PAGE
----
Apparently, J. Crew (NYSE:JCG) is not ashamed to say it's sorry.

The title, "With our apologies," compelled me to click on a J. Crew email I received last week. Who doesn't want to know why somebody's apologizing to them? The message read: "We've made some mistakes... (too many in our mind). We want to say that we're sorry for any issues you have experienced while shopping J. Crew online or over the phone over the last few weeks -- we know we've let you down."

Huh? You know you've let me down? Why? What the heck had J. Crew done to me? I haven't even shopped there for ages.

A Google News search yielded one lead -- The Consumerist's headline, "J. Crew's New Website Does Everything Except Fulfill Orders Properly." The article was full of comments from people who'd had major problems with fulfillment and tracking of J. Crew orders.

J. Crew exhibited the right spirit in owning up to mistakes, but the execution of its apology was miserable. Sending out an email blast seems like overkill, especially with evasive wording and no context to clue in unaffected shoppers. (The vagueness made me think twice about shopping at that J. Crew, period.)

The Internet can be awesome, but it also provides abundant new ways to inconvenience consumers or infuriate them with mistakes. Last March, Netflix (NASDAQ:NFLX) issued its own mea culpa after its site went on the fritz, but it made up for it by emailing affected customers like me about automatic credits for delayed discs.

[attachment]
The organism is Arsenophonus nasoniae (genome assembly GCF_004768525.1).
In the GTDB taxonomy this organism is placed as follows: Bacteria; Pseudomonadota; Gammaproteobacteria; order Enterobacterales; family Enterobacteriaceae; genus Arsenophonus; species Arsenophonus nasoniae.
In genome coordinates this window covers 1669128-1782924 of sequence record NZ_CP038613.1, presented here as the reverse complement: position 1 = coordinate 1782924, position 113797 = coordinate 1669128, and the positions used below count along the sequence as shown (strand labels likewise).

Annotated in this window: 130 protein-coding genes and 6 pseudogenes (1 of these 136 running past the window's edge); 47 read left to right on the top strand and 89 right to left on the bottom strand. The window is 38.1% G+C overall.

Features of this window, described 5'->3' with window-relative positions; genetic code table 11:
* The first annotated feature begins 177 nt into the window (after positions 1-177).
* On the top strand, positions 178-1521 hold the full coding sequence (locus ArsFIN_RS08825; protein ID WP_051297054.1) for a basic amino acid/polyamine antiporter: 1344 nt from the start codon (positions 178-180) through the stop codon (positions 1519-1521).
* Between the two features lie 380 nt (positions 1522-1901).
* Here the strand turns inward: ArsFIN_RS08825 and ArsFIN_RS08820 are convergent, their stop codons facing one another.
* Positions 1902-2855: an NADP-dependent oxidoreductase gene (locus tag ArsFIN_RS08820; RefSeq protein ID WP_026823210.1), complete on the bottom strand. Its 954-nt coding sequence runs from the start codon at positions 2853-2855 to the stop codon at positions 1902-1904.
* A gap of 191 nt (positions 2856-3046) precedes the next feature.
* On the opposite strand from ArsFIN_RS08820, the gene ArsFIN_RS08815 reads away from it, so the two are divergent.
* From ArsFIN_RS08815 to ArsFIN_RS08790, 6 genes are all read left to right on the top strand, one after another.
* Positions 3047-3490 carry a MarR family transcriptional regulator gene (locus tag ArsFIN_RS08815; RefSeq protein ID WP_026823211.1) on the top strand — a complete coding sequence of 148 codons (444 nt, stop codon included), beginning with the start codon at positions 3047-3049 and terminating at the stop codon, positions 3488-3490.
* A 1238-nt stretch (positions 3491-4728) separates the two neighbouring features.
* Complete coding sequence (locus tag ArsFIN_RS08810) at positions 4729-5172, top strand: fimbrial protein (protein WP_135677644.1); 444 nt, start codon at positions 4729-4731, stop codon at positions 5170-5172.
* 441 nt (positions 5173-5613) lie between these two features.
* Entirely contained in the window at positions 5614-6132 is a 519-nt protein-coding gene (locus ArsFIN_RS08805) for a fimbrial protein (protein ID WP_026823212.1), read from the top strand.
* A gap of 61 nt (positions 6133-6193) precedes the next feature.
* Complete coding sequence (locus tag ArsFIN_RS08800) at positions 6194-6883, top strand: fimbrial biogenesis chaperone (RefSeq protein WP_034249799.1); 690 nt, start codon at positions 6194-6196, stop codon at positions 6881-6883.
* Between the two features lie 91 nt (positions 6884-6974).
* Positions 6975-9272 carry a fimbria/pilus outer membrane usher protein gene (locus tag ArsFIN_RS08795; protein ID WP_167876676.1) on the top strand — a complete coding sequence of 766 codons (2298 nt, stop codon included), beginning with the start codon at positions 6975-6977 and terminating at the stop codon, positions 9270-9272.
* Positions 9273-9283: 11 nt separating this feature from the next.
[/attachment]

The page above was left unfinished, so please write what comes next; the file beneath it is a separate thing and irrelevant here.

I didn't see any indication that J. Crew will do much for the people who experienced problems, other than apologize to them (and apparently, everyone else who has ever shopped there). Of course, it could be worse: Amazon.com (NASDAQ:AMZN) went down for several hours earlier this summer, and it didn't seem too terribly contrite.

What do you think companies should do to restore customers' goodwill when technology goes awry? Use the comment boxes below to sound off (or to defend J. Crew's email apology), or name your favorite infamous examples of e-commerce glitches. After all, angry customers can make "buyer beware" a slogan for consumers and investors alike.    

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Alyce Lomax does not own shares of any of the companies mentioned. The Fool has a disclosure policy.